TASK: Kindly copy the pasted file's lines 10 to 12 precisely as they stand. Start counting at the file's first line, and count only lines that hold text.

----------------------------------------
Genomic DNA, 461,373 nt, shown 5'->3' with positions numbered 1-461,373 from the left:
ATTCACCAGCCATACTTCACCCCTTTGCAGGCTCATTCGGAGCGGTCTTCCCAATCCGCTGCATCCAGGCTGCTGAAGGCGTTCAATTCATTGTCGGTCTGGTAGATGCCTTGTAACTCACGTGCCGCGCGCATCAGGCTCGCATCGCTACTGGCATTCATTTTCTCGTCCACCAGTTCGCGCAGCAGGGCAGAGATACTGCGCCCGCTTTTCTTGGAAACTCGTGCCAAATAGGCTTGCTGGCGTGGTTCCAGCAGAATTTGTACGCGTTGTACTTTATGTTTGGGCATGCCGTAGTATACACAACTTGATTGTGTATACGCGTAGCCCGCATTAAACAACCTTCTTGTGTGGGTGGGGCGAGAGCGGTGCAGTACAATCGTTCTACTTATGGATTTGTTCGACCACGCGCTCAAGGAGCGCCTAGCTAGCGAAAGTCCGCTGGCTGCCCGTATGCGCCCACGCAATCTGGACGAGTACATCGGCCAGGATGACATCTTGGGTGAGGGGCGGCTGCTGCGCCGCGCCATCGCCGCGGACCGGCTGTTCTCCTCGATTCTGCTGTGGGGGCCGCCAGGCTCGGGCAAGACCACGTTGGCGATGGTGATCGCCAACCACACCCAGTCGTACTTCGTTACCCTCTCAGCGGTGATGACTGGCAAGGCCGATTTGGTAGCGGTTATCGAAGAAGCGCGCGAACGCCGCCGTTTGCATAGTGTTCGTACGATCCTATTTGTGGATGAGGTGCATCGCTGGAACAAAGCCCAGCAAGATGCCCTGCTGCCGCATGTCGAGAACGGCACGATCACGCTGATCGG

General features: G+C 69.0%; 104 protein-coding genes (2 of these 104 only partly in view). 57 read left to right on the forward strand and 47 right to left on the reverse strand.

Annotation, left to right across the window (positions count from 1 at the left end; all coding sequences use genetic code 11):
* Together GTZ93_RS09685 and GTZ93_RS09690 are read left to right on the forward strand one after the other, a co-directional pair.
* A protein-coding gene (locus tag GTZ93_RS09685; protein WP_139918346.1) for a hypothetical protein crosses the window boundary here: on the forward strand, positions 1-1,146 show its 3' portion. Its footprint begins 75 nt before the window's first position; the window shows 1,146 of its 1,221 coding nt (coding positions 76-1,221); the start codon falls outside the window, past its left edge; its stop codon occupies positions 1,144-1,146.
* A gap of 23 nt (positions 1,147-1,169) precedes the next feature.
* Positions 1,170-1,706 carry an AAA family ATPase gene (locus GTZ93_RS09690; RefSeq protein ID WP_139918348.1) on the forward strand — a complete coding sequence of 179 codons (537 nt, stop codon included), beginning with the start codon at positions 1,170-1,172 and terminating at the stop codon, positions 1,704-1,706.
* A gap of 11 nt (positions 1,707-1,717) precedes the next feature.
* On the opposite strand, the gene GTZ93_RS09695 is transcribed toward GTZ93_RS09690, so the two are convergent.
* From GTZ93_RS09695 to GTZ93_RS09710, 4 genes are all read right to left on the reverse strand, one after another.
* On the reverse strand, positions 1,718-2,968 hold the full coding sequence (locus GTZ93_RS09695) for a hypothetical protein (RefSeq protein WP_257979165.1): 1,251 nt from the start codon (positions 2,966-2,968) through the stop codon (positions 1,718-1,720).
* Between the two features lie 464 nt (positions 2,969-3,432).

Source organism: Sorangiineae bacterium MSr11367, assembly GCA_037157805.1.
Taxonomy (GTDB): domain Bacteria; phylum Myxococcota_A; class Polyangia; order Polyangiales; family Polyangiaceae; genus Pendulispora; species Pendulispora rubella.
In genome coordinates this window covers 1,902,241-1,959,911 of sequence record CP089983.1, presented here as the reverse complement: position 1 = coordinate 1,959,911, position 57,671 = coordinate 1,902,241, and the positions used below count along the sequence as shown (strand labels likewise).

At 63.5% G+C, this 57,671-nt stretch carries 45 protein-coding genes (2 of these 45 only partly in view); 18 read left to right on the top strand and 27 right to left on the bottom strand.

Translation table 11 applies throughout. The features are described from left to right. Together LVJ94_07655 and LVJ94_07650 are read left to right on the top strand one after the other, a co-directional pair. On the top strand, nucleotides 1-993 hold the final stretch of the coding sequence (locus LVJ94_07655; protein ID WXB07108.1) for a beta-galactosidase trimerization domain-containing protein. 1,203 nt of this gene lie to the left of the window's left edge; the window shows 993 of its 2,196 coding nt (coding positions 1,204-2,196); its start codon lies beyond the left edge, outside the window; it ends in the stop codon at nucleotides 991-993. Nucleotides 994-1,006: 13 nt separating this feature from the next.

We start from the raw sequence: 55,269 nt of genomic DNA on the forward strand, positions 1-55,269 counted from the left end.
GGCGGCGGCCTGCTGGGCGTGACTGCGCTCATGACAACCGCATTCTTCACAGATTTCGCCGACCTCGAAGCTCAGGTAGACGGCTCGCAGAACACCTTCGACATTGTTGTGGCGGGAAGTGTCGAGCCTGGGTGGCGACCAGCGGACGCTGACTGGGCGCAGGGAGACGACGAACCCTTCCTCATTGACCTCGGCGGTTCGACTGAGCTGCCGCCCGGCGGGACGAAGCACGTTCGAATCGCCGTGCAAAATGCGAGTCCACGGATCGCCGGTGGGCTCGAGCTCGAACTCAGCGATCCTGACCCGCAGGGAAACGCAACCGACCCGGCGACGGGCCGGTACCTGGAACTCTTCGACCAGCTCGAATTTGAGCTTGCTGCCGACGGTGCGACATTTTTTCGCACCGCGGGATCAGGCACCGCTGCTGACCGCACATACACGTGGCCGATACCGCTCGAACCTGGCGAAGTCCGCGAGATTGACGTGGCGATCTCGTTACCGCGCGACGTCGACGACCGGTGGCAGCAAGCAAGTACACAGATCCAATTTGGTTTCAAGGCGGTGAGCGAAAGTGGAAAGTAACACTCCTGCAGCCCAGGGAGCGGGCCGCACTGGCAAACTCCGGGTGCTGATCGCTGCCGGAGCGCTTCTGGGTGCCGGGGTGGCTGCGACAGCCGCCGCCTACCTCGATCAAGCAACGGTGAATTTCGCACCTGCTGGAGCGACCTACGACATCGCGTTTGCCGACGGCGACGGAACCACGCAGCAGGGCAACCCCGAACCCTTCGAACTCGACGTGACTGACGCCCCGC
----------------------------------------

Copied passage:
* On the opposite strand, the gene GTZ93_RS09695 is transcribed toward GTZ93_RS09690, so the two are convergent.
* From GTZ93_RS09695 to GTZ93_RS09710, 4 genes are all read right to left on the reverse strand, one after another.
* On the reverse strand, positions 1,718-2,968 hold the full coding sequence (locus GTZ93_RS09695) for a hypothetical protein (RefSeq protein WP_257979165.1): 1,251 nt from the start codon (positions 2,966-2,968) through the stop codon (positions 1,718-1,720).